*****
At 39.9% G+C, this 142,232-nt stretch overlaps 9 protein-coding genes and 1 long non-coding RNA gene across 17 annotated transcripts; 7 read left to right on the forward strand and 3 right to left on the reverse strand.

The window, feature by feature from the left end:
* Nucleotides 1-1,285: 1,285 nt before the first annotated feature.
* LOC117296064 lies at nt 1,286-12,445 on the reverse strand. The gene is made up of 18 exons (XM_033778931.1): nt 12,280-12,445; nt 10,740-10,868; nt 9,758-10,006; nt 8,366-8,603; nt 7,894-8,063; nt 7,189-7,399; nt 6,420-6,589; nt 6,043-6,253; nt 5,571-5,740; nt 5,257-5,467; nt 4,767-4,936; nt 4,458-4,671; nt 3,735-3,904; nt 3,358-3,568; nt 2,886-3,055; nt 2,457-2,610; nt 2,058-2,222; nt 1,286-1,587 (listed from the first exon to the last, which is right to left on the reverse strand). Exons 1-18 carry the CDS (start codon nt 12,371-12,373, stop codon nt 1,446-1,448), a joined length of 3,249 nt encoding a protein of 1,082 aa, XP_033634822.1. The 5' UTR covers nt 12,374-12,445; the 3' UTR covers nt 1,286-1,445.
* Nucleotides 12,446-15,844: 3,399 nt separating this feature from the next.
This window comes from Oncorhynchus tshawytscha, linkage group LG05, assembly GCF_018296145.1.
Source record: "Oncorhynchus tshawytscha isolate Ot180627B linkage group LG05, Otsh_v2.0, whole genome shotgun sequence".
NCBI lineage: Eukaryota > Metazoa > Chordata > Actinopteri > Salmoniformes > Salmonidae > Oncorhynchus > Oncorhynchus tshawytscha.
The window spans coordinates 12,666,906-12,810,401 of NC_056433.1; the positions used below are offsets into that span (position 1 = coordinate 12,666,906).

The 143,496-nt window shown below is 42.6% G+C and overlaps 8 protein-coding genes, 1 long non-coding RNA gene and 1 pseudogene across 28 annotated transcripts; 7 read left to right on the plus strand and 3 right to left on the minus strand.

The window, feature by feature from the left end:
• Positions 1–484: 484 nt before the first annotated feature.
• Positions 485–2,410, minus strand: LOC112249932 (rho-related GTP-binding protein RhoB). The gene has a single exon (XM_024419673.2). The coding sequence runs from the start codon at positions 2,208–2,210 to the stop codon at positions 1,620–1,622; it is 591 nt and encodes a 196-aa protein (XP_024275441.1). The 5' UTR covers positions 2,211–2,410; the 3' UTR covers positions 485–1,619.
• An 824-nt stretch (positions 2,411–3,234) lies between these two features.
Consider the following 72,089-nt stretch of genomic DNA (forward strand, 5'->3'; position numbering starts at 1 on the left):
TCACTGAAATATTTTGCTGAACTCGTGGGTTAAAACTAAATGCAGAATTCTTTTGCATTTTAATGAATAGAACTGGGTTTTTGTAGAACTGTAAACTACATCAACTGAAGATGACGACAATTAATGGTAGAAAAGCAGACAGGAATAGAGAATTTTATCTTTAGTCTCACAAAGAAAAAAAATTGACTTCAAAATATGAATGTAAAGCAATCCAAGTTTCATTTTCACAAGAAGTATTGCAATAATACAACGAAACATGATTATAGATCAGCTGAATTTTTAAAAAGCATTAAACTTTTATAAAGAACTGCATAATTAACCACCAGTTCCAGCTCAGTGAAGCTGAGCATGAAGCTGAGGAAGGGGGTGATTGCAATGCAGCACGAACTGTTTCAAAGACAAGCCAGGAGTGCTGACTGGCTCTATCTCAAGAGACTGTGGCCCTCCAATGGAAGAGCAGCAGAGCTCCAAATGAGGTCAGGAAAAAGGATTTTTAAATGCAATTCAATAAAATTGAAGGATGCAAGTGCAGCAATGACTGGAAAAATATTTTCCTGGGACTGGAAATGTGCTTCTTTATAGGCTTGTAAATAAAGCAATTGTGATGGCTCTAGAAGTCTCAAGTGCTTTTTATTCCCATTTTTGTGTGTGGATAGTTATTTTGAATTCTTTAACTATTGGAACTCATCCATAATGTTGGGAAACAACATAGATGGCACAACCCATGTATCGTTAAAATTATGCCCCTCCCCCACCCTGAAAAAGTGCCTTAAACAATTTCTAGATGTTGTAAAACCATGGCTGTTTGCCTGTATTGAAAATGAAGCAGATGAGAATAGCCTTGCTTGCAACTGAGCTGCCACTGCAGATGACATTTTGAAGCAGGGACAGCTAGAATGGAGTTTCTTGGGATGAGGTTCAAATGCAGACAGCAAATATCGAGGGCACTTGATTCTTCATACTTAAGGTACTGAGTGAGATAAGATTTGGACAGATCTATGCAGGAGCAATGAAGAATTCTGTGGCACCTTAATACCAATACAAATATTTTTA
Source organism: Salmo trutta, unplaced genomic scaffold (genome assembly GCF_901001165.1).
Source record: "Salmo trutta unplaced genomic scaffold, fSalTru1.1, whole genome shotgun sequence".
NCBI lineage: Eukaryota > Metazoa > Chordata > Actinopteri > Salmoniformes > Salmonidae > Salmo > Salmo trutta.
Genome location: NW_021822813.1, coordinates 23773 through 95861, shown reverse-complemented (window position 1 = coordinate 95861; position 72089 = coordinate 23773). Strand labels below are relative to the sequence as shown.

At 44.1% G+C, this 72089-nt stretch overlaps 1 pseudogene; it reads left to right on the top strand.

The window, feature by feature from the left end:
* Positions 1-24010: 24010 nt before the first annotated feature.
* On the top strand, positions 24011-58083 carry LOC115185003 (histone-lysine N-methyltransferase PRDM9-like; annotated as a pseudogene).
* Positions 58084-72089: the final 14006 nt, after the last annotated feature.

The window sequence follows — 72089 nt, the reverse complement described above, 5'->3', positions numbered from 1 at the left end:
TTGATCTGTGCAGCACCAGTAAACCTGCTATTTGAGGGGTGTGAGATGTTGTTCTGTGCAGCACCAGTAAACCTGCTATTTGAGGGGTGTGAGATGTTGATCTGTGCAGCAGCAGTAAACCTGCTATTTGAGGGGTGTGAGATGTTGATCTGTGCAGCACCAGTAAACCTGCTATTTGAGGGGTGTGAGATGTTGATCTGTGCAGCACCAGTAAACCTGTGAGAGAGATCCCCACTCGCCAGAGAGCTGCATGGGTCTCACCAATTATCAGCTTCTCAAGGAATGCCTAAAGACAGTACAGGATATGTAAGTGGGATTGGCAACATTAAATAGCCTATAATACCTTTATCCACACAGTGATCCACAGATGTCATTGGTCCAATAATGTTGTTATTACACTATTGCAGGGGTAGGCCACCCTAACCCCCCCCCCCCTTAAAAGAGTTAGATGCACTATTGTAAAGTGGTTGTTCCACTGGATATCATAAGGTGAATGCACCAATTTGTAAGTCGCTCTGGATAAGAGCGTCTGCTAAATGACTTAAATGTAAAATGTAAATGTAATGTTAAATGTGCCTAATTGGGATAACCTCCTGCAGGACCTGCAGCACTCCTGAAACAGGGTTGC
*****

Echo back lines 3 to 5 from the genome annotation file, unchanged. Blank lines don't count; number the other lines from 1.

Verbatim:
* Nucleotides 1-1,285: 1,285 nt before the first annotated feature.
* LOC117296064 lies at nt 1,286-12,445 on the reverse strand. The gene is made up of 18 exons (XM_033778931.1): nt 12,280-12,445; nt 10,740-10,868; nt 9,758-10,006; nt 8,366-8,603; nt 7,894-8,063; nt 7,189-7,399; nt 6,420-6,589; nt 6,043-6,253; nt 5,571-5,740; nt 5,257-5,467; nt 4,767-4,936; nt 4,458-4,671; nt 3,735-3,904; nt 3,358-3,568; nt 2,886-3,055; nt 2,457-2,610; nt 2,058-2,222; nt 1,286-1,587 (listed from the first exon to the last, which is right to left on the reverse strand). Exons 1-18 carry the CDS (start codon nt 12,371-12,373, stop codon nt 1,446-1,448), a joined length of 3,249 nt encoding a protein of 1,082 aa, XP_033634822.1. The 5' UTR covers nt 12,374-12,445; the 3' UTR covers nt 1,286-1,445.
* Nucleotides 12,446-15,844: 3,399 nt separating this feature from the next.